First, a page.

In a world of humour — working with, hanging out with younger people — I want my jokes within blog posts and my likes within social media to prevent them from repeating what I’ve done if they can learn it faster some other way.
[Instead of telling them what to do or preaching to them…]
My nephew’s accomplishments are a prime example — figuring out international relations without working in business for 25 years — excerpt below:
“This was my first time to visit the UN. Actually, my first time in New York City. Working with the United Nations has been a dream of mine since I was a young boy.
. . .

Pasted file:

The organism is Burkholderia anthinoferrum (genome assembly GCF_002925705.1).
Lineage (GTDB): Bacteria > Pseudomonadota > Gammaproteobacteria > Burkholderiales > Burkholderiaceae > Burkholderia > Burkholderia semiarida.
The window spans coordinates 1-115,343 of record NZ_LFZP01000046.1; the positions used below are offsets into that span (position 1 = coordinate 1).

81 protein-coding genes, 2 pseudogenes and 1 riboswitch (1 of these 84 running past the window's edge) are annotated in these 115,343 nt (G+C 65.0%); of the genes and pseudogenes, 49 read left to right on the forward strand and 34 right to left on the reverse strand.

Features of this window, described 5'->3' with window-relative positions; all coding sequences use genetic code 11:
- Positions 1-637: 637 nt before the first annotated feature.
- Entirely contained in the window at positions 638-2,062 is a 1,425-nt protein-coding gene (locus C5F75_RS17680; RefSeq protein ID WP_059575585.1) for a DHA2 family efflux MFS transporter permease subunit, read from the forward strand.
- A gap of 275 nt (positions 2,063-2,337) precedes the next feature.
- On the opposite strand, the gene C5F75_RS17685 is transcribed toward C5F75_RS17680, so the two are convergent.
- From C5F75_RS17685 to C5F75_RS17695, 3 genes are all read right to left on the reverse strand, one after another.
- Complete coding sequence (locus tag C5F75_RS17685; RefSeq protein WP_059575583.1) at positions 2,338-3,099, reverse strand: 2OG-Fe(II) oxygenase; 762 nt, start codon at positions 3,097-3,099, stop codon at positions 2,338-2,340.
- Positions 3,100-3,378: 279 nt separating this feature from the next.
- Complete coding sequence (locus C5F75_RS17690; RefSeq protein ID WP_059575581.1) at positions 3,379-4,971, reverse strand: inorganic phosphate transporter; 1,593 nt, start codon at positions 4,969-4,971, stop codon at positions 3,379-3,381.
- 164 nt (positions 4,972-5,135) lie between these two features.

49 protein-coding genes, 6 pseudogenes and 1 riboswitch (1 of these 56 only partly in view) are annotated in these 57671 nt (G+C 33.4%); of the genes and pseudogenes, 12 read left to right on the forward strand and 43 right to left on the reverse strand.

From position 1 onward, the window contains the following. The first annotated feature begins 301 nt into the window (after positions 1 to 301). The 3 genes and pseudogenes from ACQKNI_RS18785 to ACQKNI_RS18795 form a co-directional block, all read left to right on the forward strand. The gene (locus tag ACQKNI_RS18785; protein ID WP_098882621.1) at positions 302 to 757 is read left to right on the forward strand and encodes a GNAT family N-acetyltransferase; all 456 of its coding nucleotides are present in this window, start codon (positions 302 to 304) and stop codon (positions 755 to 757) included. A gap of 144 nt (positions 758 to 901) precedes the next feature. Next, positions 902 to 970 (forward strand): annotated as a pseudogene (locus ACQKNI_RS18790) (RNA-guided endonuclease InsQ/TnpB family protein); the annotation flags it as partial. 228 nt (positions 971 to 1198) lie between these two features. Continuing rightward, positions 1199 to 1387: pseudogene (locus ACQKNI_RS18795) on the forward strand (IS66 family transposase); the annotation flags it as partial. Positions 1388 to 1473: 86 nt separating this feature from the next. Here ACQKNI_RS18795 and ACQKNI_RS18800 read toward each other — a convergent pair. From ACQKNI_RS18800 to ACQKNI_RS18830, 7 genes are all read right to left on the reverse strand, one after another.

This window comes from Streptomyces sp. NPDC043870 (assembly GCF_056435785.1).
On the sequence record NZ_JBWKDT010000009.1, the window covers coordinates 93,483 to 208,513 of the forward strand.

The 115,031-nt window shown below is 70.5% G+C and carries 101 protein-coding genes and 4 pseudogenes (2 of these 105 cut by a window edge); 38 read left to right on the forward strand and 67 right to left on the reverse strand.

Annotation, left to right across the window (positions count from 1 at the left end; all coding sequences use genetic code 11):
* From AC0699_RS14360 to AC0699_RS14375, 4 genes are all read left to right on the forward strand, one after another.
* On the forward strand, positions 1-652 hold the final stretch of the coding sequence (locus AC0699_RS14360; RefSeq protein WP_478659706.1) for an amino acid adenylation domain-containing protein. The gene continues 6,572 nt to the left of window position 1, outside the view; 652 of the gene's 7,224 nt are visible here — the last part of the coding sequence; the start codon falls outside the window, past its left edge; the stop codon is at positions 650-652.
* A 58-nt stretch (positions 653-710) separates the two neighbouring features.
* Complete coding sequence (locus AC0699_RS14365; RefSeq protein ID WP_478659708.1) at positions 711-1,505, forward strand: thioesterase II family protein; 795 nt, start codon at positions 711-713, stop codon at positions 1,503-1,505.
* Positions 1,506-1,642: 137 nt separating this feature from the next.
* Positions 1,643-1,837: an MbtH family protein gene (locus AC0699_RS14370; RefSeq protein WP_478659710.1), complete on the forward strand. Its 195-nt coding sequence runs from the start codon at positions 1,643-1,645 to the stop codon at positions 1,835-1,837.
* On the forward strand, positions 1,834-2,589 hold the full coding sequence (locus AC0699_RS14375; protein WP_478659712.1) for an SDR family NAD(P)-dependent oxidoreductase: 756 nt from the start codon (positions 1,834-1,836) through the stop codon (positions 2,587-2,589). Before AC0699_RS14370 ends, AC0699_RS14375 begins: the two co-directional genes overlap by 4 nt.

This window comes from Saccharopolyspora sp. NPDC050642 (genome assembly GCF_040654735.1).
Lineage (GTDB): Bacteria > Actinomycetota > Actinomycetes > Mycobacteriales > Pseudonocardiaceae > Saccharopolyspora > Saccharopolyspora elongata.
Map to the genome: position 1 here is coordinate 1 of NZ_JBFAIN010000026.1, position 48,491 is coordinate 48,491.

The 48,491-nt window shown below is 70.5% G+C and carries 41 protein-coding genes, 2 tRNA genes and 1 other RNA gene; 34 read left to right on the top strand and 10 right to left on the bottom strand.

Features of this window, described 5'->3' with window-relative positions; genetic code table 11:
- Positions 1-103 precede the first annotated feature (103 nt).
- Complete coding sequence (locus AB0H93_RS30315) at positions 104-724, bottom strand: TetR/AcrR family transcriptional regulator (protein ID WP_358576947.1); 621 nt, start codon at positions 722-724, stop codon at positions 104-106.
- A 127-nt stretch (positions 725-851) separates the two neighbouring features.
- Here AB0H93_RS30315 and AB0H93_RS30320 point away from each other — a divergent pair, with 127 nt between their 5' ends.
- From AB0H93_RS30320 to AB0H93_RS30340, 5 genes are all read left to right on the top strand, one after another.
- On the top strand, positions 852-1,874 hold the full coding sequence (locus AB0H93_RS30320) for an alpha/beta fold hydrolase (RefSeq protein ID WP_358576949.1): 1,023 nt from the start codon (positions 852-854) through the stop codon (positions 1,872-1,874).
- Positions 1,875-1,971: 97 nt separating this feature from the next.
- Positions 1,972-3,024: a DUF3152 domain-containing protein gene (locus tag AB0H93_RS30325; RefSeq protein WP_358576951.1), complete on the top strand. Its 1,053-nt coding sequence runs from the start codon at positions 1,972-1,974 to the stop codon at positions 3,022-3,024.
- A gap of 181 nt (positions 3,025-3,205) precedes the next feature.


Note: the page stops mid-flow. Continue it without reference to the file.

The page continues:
“Now I understand people, not documents, protect human rights. International governance works when purveyor of rights–people–are vigilant and unrelenting in the protection of their dignity. For those who may not have the opportunity to self-advocate, such as persons with disabilities, we must not put words in their mouths or patronizingly speak for them. They can speak for themselves. We, the able-bodied population, must offer our louder megaphones to them to ensure their voices find expression. The UN works when we, the global community, work with institutions of all levels–local, regional, national, and international–to ensure “no one is left behind” in the pursuit of a world enshrining human dignity and respect. The UN is indeed an ideal but people have the real power. Realistic idealism, in this regard, may be the optimal method to promote and protect human rights. We, the people, owe it to all members of society to remain vigilant, purposeful, and passionate in our advocacy. The tireless self-advocacy of persons with disabilities at the 10th anniversary of the CRPD is a poignant reminder that apathy and indifference has no home in even the most marginalized populations. As a student of human rights and a global citizen at large, this experience changed me for the better.”